|Publication number||US6792534 B2|
|Application number||US 10/140,148|
|Publication date||Sep 14, 2004|
|Filing date||May 6, 2002|
|Priority date||Mar 22, 2002|
|Also published as||CA2479227A1, CA2479227C, CN1643839A, CN1643839B, DE60324266D1, EP1490995A1, EP1490995A4, EP1490995B1, US20030182553, WO2003084123A1|
|Publication number||10140148, 140148, US 6792534 B2, US 6792534B2, US-B2-6792534, US6792534 B2, US6792534B2|
|Original Assignee||General Instrument Corporation|
|Export Citation||BiBTeX, EndNote, RefMan|
|Patent Citations (6), Non-Patent Citations (1), Referenced by (58), Classifications (11), Legal Events (7)|
|External Links: USPTO, USPTO Assignment, Espacenet|
This application claims priority from co-pending U.S. Provisional Patent Application No. 60/367,082 filed Mar. 22, 2002 entitled END-TO-END PROTECTION OF MEDIA STREAM ENCRYPTION KEYS FOR VOICE-OVER-IP SYSTEMS which is hereby incorporated by reference, as if set forth in full in this document, for all purposes.
The present invention relates in general to secure data transmission and more specifically to secure data transmission in end-to-end communication systems that use call signaling to exchange keys using intermediary transfers.
Secure communication of digital information is very important in many of today's systems. For example, in a typical voice-over-Internet-Protocol (“voice-over-IP,” or “VoIP”) system a Call Management Server (CMS) is operated by a VoIP service provider. The CMS interfaces with a user of a digital telephone and with another CMS at a remote location that, in turn, interfaces with another user of a digital telephone (or Multimedia Terminal Adapter (MTA)). Such a system allows the users to speak with each other over a large network such as the Internet.
Naturally, users would like their conversations (and other data exchanges) to be secure. However, it is difficult to maintain a high level of security over a large, amorphous network, such as the Internet, where information may go through many servers, switches, routers, hubs, and other intermediary devices before arriving at an intended destination. One approach to maintain security is to have the two CMSs exchange “media stream keys” to be used during a phone call. Several approaches to exchanging such keys exist in the prior art. For example, PacketCable call signaling protocols can be used. However, these approaches still require a transfer of keying material from a first CMS to a second CMS, and then a subsequent exchange of keying material from the second CMS to the first CMS. When keys (or other data) are exchanged in this manner, the keys are subjected to intermediary devices twice. Since each intermediary device is a potential security threat to data it is desirable to minimize the exposure of the keys to the intermediary devices.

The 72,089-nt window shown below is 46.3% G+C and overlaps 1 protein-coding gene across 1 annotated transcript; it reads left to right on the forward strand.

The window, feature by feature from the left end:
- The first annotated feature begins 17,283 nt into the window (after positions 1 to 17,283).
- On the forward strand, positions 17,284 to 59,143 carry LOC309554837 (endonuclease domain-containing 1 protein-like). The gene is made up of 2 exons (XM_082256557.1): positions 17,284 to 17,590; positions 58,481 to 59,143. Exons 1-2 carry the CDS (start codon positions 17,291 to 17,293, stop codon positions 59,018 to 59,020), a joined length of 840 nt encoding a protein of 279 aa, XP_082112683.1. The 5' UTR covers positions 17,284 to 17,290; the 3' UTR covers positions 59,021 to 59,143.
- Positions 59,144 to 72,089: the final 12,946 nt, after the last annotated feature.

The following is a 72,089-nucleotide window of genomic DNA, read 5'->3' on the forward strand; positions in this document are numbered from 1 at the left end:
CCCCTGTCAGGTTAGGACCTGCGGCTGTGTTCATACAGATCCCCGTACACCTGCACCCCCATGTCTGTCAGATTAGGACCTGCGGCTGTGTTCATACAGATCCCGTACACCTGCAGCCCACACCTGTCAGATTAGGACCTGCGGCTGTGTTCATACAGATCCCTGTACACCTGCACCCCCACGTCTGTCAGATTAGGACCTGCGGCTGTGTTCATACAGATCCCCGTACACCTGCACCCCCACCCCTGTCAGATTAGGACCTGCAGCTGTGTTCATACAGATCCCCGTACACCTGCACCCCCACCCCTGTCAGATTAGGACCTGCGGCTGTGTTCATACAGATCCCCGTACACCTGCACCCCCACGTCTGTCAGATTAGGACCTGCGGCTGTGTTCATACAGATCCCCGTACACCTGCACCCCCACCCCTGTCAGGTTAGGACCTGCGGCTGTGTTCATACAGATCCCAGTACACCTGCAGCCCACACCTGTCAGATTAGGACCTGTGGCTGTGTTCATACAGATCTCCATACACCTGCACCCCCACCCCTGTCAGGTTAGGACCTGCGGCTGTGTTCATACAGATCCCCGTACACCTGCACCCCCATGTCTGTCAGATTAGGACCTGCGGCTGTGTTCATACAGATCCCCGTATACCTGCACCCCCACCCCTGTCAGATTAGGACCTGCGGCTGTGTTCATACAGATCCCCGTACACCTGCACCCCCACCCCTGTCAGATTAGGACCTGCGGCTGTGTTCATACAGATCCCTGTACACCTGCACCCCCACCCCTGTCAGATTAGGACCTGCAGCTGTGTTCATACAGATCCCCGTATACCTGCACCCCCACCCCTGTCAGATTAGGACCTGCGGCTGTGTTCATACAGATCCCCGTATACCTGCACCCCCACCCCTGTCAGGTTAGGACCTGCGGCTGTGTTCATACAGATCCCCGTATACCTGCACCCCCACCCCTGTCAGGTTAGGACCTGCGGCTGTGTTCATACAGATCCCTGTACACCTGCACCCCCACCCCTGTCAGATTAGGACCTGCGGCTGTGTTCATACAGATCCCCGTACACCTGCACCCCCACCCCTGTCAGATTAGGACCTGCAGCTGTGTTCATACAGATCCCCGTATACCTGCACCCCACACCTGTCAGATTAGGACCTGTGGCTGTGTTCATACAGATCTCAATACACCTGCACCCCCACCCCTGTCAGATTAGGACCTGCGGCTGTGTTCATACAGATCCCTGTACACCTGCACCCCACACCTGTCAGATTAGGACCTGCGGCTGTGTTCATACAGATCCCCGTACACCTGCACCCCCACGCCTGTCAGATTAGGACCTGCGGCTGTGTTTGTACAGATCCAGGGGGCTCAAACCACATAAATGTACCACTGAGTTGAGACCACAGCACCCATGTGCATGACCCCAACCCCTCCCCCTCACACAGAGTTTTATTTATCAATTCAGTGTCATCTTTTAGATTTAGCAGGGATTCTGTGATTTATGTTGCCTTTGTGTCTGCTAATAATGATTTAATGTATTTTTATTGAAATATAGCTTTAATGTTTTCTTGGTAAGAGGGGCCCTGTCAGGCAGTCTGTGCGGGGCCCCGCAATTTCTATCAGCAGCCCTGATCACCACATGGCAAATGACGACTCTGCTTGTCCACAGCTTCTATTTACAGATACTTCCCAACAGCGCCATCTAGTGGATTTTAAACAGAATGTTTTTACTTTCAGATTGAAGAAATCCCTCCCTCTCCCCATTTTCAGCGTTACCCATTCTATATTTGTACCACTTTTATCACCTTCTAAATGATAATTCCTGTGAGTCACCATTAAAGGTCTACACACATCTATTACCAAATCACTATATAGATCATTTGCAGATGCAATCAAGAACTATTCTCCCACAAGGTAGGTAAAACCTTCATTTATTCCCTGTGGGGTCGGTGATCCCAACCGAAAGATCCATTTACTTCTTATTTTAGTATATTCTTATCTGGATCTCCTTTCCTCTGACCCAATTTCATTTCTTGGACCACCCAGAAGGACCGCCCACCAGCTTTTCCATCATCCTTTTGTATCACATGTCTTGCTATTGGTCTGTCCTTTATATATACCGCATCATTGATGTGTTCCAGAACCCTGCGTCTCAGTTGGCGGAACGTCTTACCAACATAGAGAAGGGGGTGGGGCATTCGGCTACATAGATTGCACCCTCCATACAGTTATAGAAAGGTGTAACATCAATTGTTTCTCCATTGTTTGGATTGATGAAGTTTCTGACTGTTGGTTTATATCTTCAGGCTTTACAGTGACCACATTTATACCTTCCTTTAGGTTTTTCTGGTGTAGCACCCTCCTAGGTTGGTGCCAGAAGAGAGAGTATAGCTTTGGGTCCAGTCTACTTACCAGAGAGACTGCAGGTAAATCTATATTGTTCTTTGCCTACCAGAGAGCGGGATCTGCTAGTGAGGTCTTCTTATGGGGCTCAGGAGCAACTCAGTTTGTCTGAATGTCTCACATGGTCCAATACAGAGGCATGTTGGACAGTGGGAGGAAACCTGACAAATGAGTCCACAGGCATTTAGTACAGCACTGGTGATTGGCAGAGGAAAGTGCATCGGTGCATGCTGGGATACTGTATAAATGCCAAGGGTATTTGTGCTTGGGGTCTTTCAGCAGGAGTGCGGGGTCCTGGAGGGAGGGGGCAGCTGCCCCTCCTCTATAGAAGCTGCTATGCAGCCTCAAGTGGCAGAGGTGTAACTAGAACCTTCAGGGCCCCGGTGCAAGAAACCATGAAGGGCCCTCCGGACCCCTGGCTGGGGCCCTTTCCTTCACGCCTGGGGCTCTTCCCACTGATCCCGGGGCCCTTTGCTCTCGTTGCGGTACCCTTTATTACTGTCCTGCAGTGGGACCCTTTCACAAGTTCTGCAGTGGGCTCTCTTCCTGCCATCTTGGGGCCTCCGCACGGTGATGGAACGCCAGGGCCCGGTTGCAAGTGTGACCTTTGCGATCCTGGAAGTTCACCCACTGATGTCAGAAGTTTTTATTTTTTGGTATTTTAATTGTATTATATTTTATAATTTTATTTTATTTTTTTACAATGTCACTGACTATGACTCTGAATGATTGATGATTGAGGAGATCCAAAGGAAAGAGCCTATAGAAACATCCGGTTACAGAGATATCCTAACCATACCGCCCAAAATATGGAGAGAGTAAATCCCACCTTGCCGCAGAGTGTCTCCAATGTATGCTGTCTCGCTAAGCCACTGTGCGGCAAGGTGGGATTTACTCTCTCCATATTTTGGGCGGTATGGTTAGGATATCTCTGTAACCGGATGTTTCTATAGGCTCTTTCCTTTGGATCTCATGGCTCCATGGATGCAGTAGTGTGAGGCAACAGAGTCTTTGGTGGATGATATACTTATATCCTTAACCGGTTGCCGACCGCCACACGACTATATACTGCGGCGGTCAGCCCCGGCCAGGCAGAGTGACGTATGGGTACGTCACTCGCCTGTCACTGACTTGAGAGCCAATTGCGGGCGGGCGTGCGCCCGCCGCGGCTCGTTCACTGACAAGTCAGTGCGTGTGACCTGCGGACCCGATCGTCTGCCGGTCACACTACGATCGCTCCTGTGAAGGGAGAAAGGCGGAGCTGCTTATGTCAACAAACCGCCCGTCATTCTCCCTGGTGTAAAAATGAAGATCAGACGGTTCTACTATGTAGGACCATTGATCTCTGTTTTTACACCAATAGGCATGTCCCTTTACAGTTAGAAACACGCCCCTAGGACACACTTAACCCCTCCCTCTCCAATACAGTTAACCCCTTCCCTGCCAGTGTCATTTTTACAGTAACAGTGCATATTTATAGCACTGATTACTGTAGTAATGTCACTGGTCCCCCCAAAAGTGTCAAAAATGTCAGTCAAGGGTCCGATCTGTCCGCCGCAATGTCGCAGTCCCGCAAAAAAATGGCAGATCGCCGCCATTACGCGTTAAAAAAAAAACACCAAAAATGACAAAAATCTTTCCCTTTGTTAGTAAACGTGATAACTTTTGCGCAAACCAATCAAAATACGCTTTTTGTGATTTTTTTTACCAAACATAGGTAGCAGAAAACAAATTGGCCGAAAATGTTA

In a system using a PacketCable approach, the call signaling protocol between two telephones, or VoIP terminals or MTAs, is called Network-Based Call Signaling (NCS). Each call signaling interface between an MTA and a CMS is secured at the network layer. In the case that each of the MTAs participating in a VoIP connection is controlled by a separate CMS, the CMS to CMS signaling protocol is based on Session Initiation Protocol (SIP). SIP, and other standards, are used to define exchange and management of keys, such as session keys and media stream keys. Also, authentication information and other related data may be transferred to initiate a session. This material is referred to collectively as “keying material.”
The present invention reduces the exposure of keying material to intermediary devices in a communication channel between first and second servers. In one embodiment, a second server receives a first half of media stream keys from a first server. The second server uses a Kerberos-based Application Request and tickets to communicate the second half of the media stream keys to the first server. Using this approach, the exposure of the media stream keys is reduced to only the first and second servers.
In one embodiment the invention provides a method for exchanging keys between first and second servers, wherein a communication path between the first and second servers includes one or more intermediary transfer devices. The method comprises receiving, at the second server, a portion of media stream keys to be used in a subsequent data transmission; using a security mechanism to protect additional portions of media stream keys to be used in a subsequent transmission; and transferring the protected additional portions of media stream keys to the first server via the one or more intermediary transfer devices.
FIG. 1 is a diagram illustrating a signaling path between service providers;
FIG. 2 shows an overview of establishing security associations; and
FIG. 3 shows encrypted and authenticated media stream key management information inside a Kerberos structure.
In FIG. 1, system 100 includes first and second Multimedia Terminal Adapters (MTAs), MTA1 and MTA2, respectively. A Call Management Server (CMS) is provided by different service providers. CMS1 receives data from MTA1 and performs processing and signaling to set up secure communications with a desired target. In this case, MTA2 is the desired target.
In general, a VoIP call may occur between two separate VoIP service providers, each of which owns its own CMSs. The call signaling messages may be routed between intermediate signaling proxies (called SIP proxies) between CMSs and can even be routed through intermediate service providers.
Calls originated by MTA1 are controlled by CMS1. CMS1, uses call routing information to forward a SIP message to SIP Proxy-A1. SIP Proxy-A1 routes the message to Border Proxy-A1. Border Proxy-A1 routes the message to an intermediate Service Provider B. A signaling message is then routed through several SIP proxies within Service Provider B and also through SIP proxies within Service Provider C. The message finally reaches CMS2 and its destination at MTA2.